I tend to think of smartphones as a way to avoid communication. Sometimes it’s easier to hail a ride through an app than talk to a dispatcher. Or order from an online menu than speak with a harried restaurant manager. That’s why a news item about an app that’s taken off like gangbusters in Saudi Arabia caught my attention. Mrsool recreates the souk environment by letting users bargain hunt.
The way it works is that the user places his or her order, and then couriers bid on delivery. According to the Denver Post article, Mrsool is outpacing Uber and Facebook in its market. The app is not replacing traditional communication but building it into a new medium.
It’s clever, and it shows that while some startups have international reach, local startups have a unique advantage because they understand the culture of their market in a way some guy in Silicon Valley can’t.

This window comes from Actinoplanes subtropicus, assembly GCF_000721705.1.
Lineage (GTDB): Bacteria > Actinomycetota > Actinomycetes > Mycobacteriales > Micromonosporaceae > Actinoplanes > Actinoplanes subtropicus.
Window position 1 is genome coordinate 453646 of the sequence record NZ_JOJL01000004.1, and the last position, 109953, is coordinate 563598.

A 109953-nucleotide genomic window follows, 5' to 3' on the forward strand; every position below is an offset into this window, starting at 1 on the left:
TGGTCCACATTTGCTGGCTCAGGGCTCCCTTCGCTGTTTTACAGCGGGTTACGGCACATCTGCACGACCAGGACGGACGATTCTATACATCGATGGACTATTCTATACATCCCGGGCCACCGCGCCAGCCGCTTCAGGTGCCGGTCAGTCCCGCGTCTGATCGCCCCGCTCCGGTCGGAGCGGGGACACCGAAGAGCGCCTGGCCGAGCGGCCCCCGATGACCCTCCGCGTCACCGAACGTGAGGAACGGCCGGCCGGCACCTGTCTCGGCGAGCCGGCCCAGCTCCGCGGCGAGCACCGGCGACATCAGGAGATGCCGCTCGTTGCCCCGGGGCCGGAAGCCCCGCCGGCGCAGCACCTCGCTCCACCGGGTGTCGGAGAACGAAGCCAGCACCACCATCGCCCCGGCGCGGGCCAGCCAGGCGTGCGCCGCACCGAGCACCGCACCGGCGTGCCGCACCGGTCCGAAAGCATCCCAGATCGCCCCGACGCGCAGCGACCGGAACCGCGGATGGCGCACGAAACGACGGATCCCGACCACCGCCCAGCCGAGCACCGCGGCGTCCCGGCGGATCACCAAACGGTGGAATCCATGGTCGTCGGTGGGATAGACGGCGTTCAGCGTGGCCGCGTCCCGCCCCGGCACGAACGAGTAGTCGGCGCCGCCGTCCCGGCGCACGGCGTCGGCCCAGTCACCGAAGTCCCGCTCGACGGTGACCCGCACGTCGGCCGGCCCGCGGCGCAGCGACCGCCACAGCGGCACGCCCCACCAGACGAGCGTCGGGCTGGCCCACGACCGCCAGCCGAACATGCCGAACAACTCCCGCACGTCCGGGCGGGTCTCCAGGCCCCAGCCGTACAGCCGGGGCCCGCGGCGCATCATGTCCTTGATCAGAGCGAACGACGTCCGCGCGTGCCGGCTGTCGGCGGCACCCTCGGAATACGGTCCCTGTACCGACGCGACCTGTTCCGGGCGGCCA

Bargain hunting is an integral part of Middle Eastern culture. Some visiting Westerners take to it with relish, while others (me!) avoid it like the plague. While intellectually I understand that when I first approach the souk stall the price has not yet been set, I still feel like I’m cheating someone when the price is adjusted downwards.
I would not be a customer for Mrsool, but I bet there are a lot of Israelis who would be. Might thawing US-Israel relations mean a Tel Aviv rollout for Mrsool?
Shana Goldberg may be reached at firstname.lastname@example.org